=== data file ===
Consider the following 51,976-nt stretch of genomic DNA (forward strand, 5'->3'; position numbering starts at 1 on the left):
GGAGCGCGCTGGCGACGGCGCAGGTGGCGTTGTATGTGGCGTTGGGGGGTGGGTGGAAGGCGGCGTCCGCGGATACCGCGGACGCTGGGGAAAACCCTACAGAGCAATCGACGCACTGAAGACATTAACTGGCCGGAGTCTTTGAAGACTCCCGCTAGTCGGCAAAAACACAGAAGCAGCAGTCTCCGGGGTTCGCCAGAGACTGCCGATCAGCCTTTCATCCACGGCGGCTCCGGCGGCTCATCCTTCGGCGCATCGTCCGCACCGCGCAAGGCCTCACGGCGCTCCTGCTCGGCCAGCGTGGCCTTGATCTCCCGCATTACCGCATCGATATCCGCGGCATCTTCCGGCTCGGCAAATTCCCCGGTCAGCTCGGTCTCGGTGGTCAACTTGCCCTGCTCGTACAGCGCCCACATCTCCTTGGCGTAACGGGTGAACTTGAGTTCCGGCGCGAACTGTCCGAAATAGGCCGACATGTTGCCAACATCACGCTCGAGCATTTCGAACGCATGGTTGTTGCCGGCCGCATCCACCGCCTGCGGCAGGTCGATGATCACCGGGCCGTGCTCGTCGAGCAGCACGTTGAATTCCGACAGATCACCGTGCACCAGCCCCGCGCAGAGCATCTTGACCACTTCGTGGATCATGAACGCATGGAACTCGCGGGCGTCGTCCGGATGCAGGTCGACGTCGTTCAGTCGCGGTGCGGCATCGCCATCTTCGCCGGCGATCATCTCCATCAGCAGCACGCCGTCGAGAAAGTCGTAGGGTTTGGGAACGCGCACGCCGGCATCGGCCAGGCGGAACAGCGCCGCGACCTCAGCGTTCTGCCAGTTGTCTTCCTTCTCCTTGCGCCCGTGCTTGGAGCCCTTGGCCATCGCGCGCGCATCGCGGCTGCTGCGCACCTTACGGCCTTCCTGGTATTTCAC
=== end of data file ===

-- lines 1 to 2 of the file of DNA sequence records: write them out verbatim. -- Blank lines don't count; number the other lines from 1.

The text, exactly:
Consider the following 51,976-nt stretch of genomic DNA (forward strand, 5'->3'; position numbering starts at 1 on the left):
GGAGCGCGCTGGCGACGGCGCAGGTGGCGTTGTATGTGGCGTTGGGGGGTGGGTGGAAGGCGGCGTCCGCGGATACCGCGGACGCTGGGGAAAACCCTACAGAGCAATCGACGCACTGAAGACATTAACTGGCCGGAGTCTTTGAAGACTCCCGCTAGTCGGCAAAAACACAGAAGCAGCAGTCTCCGGGGTTCGCCAGAGACTGCCGATCAGCCTTTCATCCACGGCGGCTCCGGCGGCTCATCCTTCGGCGCATCGTCCGCACCGCGCAAGGCCTCACGGCGCTCCTGCTCGGCCAGCGTGGCCTTGATCTCCCGCATTACCGCATCGATATCCGCGGCATCTTCCGGCTCGGCAAATTCCCCGGTCAGCTCGGTCTCGGTGGTCAACTTGCCCTGCTCGTACAGCGCCCACATCTCCTTGGCGTAACGGGTGAACTTGAGTTCCGGCGCGAACTGTCCGAAATAGGCCGACATGTTGCCAACATCACGCTCGAGCATTTCGAACGCATGGTTGTTGCCGGCCGCATCCACCGCCTGCGGCAGGTCGATGATCACCGGGCCGTGCTCGTCGAGCAGCACGTTGAATTCCGACAGATCACCGTGCACCAGCCCCGCGCAGAGCATCTTGACCACTTCGTGGATCATGAACGCATGGAACTCGCGGGCGTCGTCCGGATGCAGGTCGACGTCGTTCAGTCGCGGTGCGGCATCGCCATCTTCGCCGGCGATCATCTCCATCAGCAGCACGCCGTCGAGAAAGTCGTAGGGTTTGGGAACGCGCACGCCGGCATCGGCCAGGCGGAACAGCGCCGCGACCTCAGCGTTCTGCCAGTTGTCTTCCTTCTCCTTGCGCCCGTGCTTGGAGCCCTTGGCCATCGCGCGCGCATCGCGGCTGCTGCGCACCTTACGGCCTTCCTGGTATTTCAC